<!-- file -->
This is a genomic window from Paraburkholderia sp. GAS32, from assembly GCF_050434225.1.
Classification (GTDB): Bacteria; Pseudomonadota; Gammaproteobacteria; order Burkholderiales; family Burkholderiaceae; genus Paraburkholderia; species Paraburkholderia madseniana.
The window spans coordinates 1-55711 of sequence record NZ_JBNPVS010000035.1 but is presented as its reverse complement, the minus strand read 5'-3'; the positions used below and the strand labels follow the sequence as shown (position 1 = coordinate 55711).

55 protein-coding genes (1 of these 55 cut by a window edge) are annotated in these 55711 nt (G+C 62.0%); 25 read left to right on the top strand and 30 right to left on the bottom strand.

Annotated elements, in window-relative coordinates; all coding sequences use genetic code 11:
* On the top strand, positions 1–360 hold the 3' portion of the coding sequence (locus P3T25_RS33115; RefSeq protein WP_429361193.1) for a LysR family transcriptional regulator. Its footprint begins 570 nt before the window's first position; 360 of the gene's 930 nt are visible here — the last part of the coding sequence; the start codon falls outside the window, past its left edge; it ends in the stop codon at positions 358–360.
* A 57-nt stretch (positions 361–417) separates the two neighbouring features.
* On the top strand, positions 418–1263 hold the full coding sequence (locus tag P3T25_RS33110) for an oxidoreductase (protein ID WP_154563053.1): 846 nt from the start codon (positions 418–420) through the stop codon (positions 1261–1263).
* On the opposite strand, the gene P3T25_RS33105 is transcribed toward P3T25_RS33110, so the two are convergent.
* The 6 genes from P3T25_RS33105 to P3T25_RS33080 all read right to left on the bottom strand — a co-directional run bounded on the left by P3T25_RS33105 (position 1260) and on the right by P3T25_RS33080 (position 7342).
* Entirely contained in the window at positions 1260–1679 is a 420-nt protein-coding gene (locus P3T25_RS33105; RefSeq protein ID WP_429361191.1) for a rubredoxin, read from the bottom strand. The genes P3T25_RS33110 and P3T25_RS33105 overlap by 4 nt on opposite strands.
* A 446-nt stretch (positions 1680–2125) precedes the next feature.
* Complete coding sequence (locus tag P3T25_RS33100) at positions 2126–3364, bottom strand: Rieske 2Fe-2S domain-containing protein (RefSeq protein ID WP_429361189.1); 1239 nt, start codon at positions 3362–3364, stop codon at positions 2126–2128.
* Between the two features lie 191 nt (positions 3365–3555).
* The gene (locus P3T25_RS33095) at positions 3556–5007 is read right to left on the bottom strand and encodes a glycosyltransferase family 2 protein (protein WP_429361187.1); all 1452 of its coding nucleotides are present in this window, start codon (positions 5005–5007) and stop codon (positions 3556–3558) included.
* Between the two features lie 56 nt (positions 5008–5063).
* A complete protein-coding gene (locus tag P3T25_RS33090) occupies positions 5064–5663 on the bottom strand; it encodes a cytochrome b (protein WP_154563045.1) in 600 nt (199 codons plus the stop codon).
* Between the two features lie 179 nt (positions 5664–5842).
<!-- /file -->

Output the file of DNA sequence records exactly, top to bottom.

This is a genomic window from Paraburkholderia sp. GAS32, from assembly GCF_050434225.1.
Classification (GTDB): Bacteria; Pseudomonadota; Gammaproteobacteria; order Burkholderiales; family Burkholderiaceae; genus Paraburkholderia; species Paraburkholderia madseniana.
The window spans coordinates 1-55711 of sequence record NZ_JBNPVS010000035.1 but is presented as its reverse complement, the minus strand read 5'-3'; the positions used below and the strand labels follow the sequence as shown (position 1 = coordinate 55711).

55 protein-coding genes (1 of these 55 cut by a window edge) are annotated in these 55711 nt (G+C 62.0%); 25 read left to right on the top strand and 30 right to left on the bottom strand.

Annotated elements, in window-relative coordinates; all coding sequences use genetic code 11:
* On the top strand, positions 1–360 hold the 3' portion of the coding sequence (locus P3T25_RS33115; RefSeq protein WP_429361193.1) for a LysR family transcriptional regulator. Its footprint begins 570 nt before the window's first position; 360 of the gene's 930 nt are visible here — the last part of the coding sequence; the start codon falls outside the window, past its left edge; it ends in the stop codon at positions 358–360.
* A 57-nt stretch (positions 361–417) separates the two neighbouring features.
* On the top strand, positions 418–1263 hold the full coding sequence (locus tag P3T25_RS33110) for an oxidoreductase (protein ID WP_154563053.1): 846 nt from the start codon (positions 418–420) through the stop codon (positions 1261–1263).
* On the opposite strand, the gene P3T25_RS33105 is transcribed toward P3T25_RS33110, so the two are convergent.
* The 6 genes from P3T25_RS33105 to P3T25_RS33080 all read right to left on the bottom strand — a co-directional run bounded on the left by P3T25_RS33105 (position 1260) and on the right by P3T25_RS33080 (position 7342).
* Entirely contained in the window at positions 1260–1679 is a 420-nt protein-coding gene (locus P3T25_RS33105; RefSeq protein ID WP_429361191.1) for a rubredoxin, read from the bottom strand. The genes P3T25_RS33110 and P3T25_RS33105 overlap by 4 nt on opposite strands.
* A 446-nt stretch (positions 1680–2125) precedes the next feature.
* Complete coding sequence (locus tag P3T25_RS33100) at positions 2126–3364, bottom strand: Rieske 2Fe-2S domain-containing protein (RefSeq protein ID WP_429361189.1); 1239 nt, start codon at positions 3362–3364, stop codon at positions 2126–2128.
* Between the two features lie 191 nt (positions 3365–3555).
* The gene (locus P3T25_RS33095) at positions 3556–5007 is read right to left on the bottom strand and encodes a glycosyltransferase family 2 protein (protein WP_429361187.1); all 1452 of its coding nucleotides are present in this window, start codon (positions 5005–5007) and stop codon (positions 3556–3558) included.
* Between the two features lie 56 nt (positions 5008–5063).
* A complete protein-coding gene (locus tag P3T25_RS33090) occupies positions 5064–5663 on the bottom strand; it encodes a cytochrome b (protein WP_154563045.1) in 600 nt (199 codons plus the stop codon).
* Between the two features lie 179 nt (positions 5664–5842).